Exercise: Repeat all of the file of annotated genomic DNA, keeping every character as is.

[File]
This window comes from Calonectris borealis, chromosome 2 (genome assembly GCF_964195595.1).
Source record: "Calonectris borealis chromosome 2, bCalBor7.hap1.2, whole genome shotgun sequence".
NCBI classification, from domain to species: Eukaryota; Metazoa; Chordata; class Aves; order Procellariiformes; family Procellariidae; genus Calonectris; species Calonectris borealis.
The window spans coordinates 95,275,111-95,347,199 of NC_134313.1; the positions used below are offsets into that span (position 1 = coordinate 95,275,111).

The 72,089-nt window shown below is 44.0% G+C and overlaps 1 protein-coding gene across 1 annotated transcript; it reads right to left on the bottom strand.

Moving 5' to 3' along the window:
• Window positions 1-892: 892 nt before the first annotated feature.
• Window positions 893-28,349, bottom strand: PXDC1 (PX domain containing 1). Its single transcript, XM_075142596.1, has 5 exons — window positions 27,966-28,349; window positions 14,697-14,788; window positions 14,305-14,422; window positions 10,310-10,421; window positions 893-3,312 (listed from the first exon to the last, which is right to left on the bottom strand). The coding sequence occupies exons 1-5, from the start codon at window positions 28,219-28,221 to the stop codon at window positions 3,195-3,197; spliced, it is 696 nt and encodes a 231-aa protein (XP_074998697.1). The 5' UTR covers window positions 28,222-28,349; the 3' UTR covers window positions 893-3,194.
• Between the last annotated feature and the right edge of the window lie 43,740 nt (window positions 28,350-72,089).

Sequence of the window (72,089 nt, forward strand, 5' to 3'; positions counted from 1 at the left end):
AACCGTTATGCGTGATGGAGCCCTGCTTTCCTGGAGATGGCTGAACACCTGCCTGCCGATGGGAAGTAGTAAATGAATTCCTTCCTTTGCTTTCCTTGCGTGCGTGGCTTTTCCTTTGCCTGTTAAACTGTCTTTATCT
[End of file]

This window comes from Calonectris borealis, chromosome 2 (genome assembly GCF_964195595.1).
Source record: "Calonectris borealis chromosome 2, bCalBor7.hap1.2, whole genome shotgun sequence".
NCBI classification, from domain to species: Eukaryota; Metazoa; Chordata; class Aves; order Procellariiformes; family Procellariidae; genus Calonectris; species Calonectris borealis.
The window spans coordinates 95,275,111-95,347,199 of NC_134313.1; the positions used below are offsets into that span (position 1 = coordinate 95,275,111).

The 72,089-nt window shown below is 44.0% G+C and overlaps 1 protein-coding gene across 1 annotated transcript; it reads right to left on the bottom strand.

Moving 5' to 3' along the window:
• Window positions 1-892: 892 nt before the first annotated feature.
• Window positions 893-28,349, bottom strand: PXDC1 (PX domain containing 1). Its single transcript, XM_075142596.1, has 5 exons — window positions 27,966-28,349; window positions 14,697-14,788; window positions 14,305-14,422; window positions 10,310-10,421; window positions 893-3,312 (listed from the first exon to the last, which is right to left on the bottom strand). The coding sequence occupies exons 1-5, from the start codon at window positions 28,219-28,221 to the stop codon at window positions 3,195-3,197; spliced, it is 696 nt and encodes a 231-aa protein (XP_074998697.1). The 5' UTR covers window positions 28,222-28,349; the 3' UTR covers window positions 893-3,194.
• Between the last annotated feature and the right edge of the window lie 43,740 nt (window positions 28,350-72,089).

Sequence of the window (72,089 nt, forward strand, 5' to 3'; positions counted from 1 at the left end):
AACCGTTATGCGTGATGGAGCCCTGCTTTCCTGGAGATGGCTGAACACCTGCCTGCCGATGGGAAGTAGTAAATGAATTCCTTCCTTTGCTTTCCTTGCGTGCGTGGCTTTTCCTTTGCCTGTTAAACTGTCTTTATCT